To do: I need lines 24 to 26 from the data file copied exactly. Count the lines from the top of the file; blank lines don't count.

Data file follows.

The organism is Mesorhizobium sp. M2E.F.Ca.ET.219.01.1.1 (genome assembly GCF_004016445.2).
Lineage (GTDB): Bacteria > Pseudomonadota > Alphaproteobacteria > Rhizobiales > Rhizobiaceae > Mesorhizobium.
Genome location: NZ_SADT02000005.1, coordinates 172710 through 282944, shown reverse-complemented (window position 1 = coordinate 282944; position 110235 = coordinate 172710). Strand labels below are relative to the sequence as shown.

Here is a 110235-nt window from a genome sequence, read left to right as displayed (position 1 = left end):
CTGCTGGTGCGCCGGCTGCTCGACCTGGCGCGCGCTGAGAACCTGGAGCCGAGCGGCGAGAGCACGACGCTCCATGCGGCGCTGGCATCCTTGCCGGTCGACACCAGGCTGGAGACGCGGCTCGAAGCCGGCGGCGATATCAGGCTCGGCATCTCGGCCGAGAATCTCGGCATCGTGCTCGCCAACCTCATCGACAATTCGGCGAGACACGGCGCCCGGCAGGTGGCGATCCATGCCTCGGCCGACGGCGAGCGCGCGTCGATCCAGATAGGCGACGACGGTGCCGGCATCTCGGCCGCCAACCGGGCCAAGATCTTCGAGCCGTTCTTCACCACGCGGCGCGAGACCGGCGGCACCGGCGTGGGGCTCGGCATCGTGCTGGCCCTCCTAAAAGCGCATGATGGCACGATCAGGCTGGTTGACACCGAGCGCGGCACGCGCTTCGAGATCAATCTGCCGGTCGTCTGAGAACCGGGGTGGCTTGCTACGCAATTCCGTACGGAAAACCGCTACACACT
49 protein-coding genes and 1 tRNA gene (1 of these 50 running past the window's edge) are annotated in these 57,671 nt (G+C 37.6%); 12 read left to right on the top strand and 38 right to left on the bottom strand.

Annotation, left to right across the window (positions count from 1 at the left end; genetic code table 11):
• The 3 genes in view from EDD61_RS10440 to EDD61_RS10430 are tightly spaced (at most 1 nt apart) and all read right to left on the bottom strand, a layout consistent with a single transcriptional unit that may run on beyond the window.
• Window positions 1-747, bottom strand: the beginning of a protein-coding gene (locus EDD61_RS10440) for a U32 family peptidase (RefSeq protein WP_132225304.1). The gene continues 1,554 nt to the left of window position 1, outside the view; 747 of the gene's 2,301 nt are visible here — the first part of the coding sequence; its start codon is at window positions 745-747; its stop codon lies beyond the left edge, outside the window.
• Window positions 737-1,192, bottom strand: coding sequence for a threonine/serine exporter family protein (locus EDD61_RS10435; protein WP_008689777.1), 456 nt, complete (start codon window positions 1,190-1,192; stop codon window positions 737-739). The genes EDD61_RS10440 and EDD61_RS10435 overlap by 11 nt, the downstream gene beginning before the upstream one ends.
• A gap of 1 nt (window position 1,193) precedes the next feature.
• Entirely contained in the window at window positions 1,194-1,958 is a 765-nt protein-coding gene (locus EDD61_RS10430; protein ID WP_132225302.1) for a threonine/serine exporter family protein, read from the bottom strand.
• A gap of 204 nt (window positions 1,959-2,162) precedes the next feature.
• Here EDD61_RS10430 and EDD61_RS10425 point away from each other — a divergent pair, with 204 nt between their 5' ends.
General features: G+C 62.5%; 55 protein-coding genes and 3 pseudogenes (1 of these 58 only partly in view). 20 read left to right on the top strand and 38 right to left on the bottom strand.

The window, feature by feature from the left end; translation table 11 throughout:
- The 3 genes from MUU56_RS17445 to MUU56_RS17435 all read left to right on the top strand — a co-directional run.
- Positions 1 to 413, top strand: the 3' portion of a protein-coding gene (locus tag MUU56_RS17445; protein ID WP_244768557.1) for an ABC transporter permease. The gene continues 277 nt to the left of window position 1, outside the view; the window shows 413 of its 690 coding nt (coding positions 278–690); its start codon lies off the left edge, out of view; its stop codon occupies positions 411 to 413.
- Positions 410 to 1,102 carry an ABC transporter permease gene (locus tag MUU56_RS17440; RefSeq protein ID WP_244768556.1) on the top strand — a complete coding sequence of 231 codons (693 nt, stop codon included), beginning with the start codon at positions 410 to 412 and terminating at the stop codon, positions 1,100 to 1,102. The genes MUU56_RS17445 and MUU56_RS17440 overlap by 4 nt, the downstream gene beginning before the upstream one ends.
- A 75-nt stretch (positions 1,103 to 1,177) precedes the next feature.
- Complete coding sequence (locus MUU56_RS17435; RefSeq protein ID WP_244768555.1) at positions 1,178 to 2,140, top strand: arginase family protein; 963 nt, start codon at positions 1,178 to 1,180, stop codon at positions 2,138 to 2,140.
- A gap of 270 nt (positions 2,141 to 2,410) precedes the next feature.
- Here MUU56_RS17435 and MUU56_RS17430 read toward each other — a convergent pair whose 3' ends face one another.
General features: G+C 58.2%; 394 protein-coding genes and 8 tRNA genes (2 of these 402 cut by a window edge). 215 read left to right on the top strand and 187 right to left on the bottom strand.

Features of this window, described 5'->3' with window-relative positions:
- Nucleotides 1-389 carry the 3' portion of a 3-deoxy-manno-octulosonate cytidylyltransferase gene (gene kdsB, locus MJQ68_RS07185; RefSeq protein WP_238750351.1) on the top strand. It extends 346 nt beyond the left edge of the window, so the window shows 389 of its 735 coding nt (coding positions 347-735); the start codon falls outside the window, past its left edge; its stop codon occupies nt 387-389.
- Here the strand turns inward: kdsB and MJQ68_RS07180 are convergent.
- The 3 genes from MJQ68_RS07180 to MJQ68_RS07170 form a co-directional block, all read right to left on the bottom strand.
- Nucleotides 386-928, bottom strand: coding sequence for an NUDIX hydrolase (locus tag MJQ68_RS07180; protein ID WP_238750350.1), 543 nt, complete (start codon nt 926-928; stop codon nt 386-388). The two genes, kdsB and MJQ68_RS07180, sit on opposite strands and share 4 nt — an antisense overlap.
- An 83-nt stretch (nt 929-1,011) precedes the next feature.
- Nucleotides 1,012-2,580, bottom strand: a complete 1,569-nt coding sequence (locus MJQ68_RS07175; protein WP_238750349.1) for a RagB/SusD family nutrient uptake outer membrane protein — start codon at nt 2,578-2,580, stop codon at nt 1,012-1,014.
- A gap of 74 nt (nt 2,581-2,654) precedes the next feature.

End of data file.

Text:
General features: G+C 58.2%; 394 protein-coding genes and 8 tRNA genes (2 of these 402 cut by a window edge). 215 read left to right on the top strand and 187 right to left on the bottom strand.

Features of this window, described 5'->3' with window-relative positions:
- Nucleotides 1-389 carry the 3' portion of a 3-deoxy-manno-octulosonate cytidylyltransferase gene (gene kdsB, locus MJQ68_RS07185; RefSeq protein WP_238750351.1) on the top strand. It extends 346 nt beyond the left edge of the window, so the window shows 389 of its 735 coding nt (coding positions 347-735); the start codon falls outside the window, past its left edge; its stop codon occupies nt 387-389.